The New Rules of Wedding Etiquette In the world of wedding hashtags, up-to-the-minute status updates and tweets, we bring you the most common social-media-related wedding faux pas — and discuss what to do instead. (You’re welcome.)

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If You’re Planning Your Wedding

Call your parents before pressing “post” or “tweet” to announce your engagement.
Your close friends and family will want to hear it straight from you first.
A Facebook status or tweet might be the most efficient way to get the news out, but it’s not the most personal. You know which friends and family members would appreciate to hear the news directly from you. Plus, it’s likely that older family members (like your grandparents) don’t have Facebook or Twitter accounts and could miss the message altogether.

Change your relationship status in minutes or months — it’s up to you.

There’s no wrong or right time — some couples even do it at the altar!
Once you tie the knot, it’s up to you and your new spouse to decide when to change your relationship status or last name on your social media sites. For some couples, this can be a very important moment; for others, it’s no big deal. So if and when you’re ready to make the change, go for it.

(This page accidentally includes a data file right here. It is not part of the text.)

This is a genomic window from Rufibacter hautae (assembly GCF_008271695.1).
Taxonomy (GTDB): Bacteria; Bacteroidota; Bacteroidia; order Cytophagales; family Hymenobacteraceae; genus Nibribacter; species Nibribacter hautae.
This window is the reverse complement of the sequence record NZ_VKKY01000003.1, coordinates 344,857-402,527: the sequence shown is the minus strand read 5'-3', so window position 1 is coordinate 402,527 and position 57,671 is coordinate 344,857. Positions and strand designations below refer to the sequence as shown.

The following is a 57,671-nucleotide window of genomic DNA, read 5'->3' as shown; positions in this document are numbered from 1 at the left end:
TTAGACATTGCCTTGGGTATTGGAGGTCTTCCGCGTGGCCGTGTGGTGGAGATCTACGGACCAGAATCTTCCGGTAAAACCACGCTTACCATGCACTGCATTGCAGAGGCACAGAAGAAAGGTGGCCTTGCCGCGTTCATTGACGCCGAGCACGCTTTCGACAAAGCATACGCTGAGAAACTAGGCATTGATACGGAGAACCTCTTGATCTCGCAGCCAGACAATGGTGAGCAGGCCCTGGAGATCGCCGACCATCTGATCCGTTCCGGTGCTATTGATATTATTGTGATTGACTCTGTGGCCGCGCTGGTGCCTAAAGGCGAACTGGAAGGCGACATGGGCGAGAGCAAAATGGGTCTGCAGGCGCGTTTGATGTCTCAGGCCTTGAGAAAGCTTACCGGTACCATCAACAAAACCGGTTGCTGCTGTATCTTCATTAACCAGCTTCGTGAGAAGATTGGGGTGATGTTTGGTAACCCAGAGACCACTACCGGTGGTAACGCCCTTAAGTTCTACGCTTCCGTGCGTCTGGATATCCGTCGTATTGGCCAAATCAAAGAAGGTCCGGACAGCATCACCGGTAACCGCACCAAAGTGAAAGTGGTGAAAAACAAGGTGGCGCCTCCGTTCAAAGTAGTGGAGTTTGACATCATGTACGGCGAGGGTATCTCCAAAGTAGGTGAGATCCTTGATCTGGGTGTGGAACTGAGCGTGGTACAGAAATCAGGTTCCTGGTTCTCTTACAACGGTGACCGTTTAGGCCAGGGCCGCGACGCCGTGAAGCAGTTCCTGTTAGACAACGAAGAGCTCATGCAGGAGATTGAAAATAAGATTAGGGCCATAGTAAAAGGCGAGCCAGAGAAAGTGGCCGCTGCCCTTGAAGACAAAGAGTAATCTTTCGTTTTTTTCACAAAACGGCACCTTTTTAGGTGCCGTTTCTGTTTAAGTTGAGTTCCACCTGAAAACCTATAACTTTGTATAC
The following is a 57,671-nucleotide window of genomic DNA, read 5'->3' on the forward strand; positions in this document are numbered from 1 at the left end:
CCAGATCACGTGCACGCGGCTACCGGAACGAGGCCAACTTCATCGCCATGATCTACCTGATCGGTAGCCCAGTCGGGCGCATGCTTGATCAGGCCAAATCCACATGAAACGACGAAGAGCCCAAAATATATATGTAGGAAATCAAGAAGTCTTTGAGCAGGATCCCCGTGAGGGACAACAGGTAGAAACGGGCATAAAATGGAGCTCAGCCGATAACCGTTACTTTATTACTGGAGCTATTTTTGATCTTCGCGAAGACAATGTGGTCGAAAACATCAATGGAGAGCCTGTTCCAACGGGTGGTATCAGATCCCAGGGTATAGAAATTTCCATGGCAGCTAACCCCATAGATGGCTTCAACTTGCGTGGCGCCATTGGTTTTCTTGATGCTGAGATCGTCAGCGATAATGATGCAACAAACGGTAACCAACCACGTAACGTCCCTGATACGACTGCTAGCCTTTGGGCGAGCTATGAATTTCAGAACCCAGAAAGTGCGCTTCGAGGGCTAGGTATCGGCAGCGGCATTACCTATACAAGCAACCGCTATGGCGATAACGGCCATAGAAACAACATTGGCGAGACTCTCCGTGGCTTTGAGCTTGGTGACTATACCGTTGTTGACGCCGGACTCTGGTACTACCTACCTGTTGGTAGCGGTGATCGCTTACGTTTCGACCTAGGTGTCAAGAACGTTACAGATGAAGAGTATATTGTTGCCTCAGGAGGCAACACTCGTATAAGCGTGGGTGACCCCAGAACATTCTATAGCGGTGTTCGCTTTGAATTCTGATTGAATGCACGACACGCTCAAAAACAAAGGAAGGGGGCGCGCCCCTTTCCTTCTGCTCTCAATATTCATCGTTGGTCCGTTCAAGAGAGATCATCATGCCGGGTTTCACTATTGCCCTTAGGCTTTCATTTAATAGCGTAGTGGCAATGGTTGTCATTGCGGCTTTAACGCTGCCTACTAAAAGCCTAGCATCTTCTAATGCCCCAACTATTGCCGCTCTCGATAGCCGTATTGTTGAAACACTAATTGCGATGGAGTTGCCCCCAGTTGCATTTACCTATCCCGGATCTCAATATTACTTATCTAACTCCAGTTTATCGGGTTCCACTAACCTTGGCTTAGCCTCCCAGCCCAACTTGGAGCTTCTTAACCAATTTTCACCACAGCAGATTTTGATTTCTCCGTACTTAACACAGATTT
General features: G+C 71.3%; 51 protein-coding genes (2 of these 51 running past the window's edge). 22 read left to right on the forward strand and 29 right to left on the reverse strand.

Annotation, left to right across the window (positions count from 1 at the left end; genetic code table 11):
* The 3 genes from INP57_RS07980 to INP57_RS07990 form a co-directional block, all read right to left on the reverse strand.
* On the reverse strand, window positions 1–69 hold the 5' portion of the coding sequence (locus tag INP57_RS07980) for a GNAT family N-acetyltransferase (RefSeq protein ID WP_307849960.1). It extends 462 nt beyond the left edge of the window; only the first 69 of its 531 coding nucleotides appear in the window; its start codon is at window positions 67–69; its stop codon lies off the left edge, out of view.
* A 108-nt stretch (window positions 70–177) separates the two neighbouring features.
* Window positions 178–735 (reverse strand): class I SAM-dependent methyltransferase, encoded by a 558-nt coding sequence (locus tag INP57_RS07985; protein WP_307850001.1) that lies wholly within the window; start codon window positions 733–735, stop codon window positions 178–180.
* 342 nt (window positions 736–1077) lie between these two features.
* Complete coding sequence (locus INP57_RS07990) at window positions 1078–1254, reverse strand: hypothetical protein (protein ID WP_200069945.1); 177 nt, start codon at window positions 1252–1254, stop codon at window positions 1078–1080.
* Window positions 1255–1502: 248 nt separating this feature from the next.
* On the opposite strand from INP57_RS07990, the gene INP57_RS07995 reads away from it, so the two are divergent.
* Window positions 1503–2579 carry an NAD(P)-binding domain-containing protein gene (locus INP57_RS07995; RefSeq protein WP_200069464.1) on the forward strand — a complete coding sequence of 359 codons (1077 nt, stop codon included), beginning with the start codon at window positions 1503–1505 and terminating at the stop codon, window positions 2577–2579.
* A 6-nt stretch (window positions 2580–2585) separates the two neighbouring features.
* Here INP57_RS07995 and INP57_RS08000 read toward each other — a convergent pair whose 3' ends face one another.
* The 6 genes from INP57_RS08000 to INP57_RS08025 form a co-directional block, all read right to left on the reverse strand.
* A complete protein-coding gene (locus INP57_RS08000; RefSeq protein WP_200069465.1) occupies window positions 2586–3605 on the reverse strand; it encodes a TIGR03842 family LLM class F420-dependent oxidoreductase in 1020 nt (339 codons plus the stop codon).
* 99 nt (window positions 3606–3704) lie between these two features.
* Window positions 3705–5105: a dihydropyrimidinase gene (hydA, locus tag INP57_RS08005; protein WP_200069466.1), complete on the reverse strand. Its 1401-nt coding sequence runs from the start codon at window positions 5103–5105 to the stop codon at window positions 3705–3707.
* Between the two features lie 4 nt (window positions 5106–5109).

Post pics of your engagement ring. (Everyone can’t wait to see!)
But keep the nitty-gritty details like cost and carat to yourself.
After you post your “engaged” status, your friends and family will be dying to find out what the ring looks like, so indulge them with a photo (you may want to prep with a manicure first). It’s not bragging to share a pic with the exciting news. Leave out the other details, because how much it cost isn’t anyone else’s business — the point is that it symbolizes the commitment you’re making. Everyone’s going to be checking out your hand for the first few months anyway, so make it easy for friends and family to admire from afar.

Designate a “tweeter of honor.”
Enjoy your day and stay off your phone while still keeping everyone updated.
Your wedding day will fly by, and if you’re on your phone or tablet the whole time, you’ll miss out on what’s important. Focus on the guests who have come to celebrate with you, instead of everyone in your social media circles. Strike a balance and designate a “tweeter of honor” — it could be another bridesmaid who isn’t your maid of honor (she’ll have plenty of responsibilities already) — to keep your social networks updated throughout the day so you won’t have to. Another option is to schedule tweets beforehand, so they’re ready to go without the hassle.

Read more at the Knot.com

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